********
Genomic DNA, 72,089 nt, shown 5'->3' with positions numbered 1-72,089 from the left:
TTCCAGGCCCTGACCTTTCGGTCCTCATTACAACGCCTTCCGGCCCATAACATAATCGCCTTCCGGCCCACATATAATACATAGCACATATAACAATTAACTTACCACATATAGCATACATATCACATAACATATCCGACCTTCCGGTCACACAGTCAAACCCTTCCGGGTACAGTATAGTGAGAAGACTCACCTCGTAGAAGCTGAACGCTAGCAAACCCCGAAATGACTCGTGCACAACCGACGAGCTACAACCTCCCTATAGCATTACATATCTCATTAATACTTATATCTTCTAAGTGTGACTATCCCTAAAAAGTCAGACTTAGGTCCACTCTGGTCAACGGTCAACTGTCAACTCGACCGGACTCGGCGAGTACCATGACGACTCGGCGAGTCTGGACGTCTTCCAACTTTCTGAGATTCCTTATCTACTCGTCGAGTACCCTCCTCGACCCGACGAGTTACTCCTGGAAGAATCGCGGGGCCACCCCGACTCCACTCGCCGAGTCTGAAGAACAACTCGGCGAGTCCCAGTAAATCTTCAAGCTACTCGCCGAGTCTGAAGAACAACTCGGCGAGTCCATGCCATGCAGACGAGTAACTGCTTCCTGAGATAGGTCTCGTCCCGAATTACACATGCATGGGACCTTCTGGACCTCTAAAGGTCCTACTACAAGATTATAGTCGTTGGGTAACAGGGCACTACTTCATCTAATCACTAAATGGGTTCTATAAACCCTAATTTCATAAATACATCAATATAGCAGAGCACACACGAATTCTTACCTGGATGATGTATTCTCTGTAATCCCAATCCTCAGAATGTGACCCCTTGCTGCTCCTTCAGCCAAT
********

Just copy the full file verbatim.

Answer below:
Genomic DNA, 72,089 nt, shown 5'->3' with positions numbered 1-72,089 from the left:
TTCCAGGCCCTGACCTTTCGGTCCTCATTACAACGCCTTCCGGCCCATAACATAATCGCCTTCCGGCCCACATATAATACATAGCACATATAACAATTAACTTACCACATATAGCATACATATCACATAACATATCCGACCTTCCGGTCACACAGTCAAACCCTTCCGGGTACAGTATAGTGAGAAGACTCACCTCGTAGAAGCTGAACGCTAGCAAACCCCGAAATGACTCGTGCACAACCGACGAGCTACAACCTCCCTATAGCATTACATATCTCATTAATACTTATATCTTCTAAGTGTGACTATCCCTAAAAAGTCAGACTTAGGTCCACTCTGGTCAACGGTCAACTGTCAACTCGACCGGACTCGGCGAGTACCATGACGACTCGGCGAGTCTGGACGTCTTCCAACTTTCTGAGATTCCTTATCTACTCGTCGAGTACCCTCCTCGACCCGACGAGTTACTCCTGGAAGAATCGCGGGGCCACCCCGACTCCACTCGCCGAGTCTGAAGAACAACTCGGCGAGTCCCAGTAAATCTTCAAGCTACTCGCCGAGTCTGAAGAACAACTCGGCGAGTCCATGCCATGCAGACGAGTAACTGCTTCCTGAGATAGGTCTCGTCCCGAATTACACATGCATGGGACCTTCTGGACCTCTAAAGGTCCTACTACAAGATTATAGTCGTTGGGTAACAGGGCACTACTTCATCTAATCACTAAATGGGTTCTATAAACCCTAATTTCATAAATACATCAATATAGCAGAGCACACACGAATTCTTACCTGGATGATGTATTCTCTGTAATCCCAATCCTCAGAATGTGACCCCTTGCTGCTCCTTCAGCCAAT